Articles Posted in Labor & Employment Law

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DT&C, a Chicago ground transportation company, and its owners were sued by former employees and the Secretary of Labor for violating state wage‐payment laws and the Fair Labor Standards Act, 29 U.S.C. 201. After the defendants ignored court orders, the district judges entered default judgments for the plaintiffs. Eleven months later, the defendants moved to vacate both judgments, FRCP 60(b), arguing that the company had closed in 2015 and no longer received mail at the office address and that one of the owners was in poor health so that he did not keep in contact with the lawyer. The Sixth Circuit affirmed the denial of the motions. Because the defendants did not show good cause for the default, did not act quickly in filing motions to vacate, and failed to articulate any meritorious defenses, the district judges did not abuse their discretion. The default was the result of “inattention to the litigation” rather than illness, and the defendants had not shown that they had a legitimate defense. View "Krantz v. DT & C Global Management LLC" on Justia Law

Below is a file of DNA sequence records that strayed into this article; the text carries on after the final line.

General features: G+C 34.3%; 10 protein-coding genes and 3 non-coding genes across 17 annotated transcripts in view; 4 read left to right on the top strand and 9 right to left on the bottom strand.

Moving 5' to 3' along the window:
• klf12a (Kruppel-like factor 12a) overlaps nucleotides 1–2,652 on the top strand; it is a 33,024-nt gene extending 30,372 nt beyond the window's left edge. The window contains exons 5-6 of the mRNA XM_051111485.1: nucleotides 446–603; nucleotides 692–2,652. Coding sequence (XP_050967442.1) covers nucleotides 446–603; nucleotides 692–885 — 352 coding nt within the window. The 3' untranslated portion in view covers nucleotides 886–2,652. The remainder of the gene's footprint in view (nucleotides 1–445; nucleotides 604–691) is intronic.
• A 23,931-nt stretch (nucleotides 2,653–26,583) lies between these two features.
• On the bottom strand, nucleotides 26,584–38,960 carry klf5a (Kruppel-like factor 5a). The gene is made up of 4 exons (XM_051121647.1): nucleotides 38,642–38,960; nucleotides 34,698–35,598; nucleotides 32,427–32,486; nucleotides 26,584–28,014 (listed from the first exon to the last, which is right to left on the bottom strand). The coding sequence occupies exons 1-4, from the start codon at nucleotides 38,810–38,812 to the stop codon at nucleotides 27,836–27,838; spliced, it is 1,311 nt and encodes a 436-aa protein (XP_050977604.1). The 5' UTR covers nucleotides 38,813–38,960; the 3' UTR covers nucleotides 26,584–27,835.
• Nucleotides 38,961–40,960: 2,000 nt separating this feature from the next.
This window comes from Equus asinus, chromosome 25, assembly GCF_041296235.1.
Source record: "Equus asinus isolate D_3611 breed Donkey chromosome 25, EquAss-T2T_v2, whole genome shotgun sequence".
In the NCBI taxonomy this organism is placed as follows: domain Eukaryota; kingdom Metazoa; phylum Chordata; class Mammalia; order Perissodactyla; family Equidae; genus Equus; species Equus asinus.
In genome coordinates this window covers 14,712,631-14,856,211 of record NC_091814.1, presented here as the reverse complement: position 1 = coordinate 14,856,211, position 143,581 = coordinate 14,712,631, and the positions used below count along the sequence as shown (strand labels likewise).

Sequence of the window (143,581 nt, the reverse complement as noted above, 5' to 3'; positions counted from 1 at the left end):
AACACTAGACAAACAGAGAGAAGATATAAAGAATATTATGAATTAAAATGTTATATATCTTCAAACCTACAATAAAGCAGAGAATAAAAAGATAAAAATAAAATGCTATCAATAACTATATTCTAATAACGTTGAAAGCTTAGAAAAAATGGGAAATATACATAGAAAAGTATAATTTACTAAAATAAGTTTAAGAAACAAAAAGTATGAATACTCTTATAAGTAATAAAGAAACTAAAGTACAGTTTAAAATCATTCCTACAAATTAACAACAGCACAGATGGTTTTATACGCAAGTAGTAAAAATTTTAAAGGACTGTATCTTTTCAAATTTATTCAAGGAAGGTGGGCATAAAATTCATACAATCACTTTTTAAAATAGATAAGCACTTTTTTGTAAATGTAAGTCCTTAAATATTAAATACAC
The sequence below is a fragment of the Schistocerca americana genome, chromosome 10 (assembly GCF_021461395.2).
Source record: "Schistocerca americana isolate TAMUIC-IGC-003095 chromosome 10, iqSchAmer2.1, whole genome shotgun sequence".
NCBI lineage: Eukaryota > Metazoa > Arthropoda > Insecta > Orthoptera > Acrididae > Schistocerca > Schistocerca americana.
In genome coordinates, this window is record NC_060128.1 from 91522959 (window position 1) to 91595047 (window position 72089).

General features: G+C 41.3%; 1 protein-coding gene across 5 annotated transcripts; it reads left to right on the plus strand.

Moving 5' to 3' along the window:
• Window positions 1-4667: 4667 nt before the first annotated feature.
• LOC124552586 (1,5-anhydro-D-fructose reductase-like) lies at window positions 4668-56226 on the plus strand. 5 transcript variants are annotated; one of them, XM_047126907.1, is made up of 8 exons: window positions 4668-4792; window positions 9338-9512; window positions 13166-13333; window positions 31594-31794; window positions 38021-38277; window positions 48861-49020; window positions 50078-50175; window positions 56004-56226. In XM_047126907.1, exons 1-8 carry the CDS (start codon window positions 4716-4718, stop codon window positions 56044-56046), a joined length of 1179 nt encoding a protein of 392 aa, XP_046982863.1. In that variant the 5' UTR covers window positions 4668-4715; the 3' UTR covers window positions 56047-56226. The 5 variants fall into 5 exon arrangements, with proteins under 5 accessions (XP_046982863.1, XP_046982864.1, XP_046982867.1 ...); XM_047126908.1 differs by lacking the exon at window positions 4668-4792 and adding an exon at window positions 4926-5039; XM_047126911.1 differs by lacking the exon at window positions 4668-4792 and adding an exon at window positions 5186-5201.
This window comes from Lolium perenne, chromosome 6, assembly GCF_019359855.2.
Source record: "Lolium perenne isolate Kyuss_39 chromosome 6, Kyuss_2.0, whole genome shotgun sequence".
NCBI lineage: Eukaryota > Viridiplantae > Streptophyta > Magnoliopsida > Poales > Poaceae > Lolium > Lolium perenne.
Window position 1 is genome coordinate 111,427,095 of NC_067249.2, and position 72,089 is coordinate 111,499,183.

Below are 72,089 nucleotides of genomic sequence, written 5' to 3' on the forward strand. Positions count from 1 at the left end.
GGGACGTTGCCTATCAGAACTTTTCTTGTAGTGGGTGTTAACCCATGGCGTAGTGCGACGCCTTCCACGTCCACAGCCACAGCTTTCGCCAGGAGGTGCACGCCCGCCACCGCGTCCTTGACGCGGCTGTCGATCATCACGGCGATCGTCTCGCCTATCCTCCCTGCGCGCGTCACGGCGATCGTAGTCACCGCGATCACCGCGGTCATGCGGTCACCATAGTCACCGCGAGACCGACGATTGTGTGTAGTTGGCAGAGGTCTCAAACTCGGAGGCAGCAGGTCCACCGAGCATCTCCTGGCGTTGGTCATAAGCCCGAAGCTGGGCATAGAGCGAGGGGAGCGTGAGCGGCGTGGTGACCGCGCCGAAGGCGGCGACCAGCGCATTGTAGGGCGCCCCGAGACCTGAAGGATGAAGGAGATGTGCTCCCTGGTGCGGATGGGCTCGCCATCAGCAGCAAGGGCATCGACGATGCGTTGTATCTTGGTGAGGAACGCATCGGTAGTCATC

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The Illinois Department of Human Services Home Services Program pays personal home health care assistants to care for elderly and disabled persons. The assistants are considered public employees under the Illinois Public Labor Relations Act, which authorizes collective bargaining. Since 2003, the Union has been the assistants' exclusive representative, required to represent all public employees, including non-members. Under the collective bargaining agreement, the Union collected limited "fair share" fees from workers who chose not to join, which were automatically deducted from the assistants' pay. Workers who objected to this fair-share arrangement sued under 42 U.S.C. 1983. The Seventh Circuit affirmed the dismissal of their claim; the Supreme Court reversed. On remand, the Objectors sought certification of a class of all non-union member assistants from whom the fees were collected until June 30, 2014, when the state stopped the fair-share deductions. They argued that their proposed class of around 80,000 members is entitled to a refund of approximately $32 million. The Seventh Circuit affirmed a holding that class certification was inappropriate, stating that: the class definition was overly broad in light of evidence that a substantial number of class members did not object to the fee and could not have suffered an injury; named plaintiffs were not adequate representatives; individual questions regarding damages predominated over common ones; the class faced manageability issues; and a class action was not a superior method of resolving the issue. View "Riffey v. Rauner" on Justia Law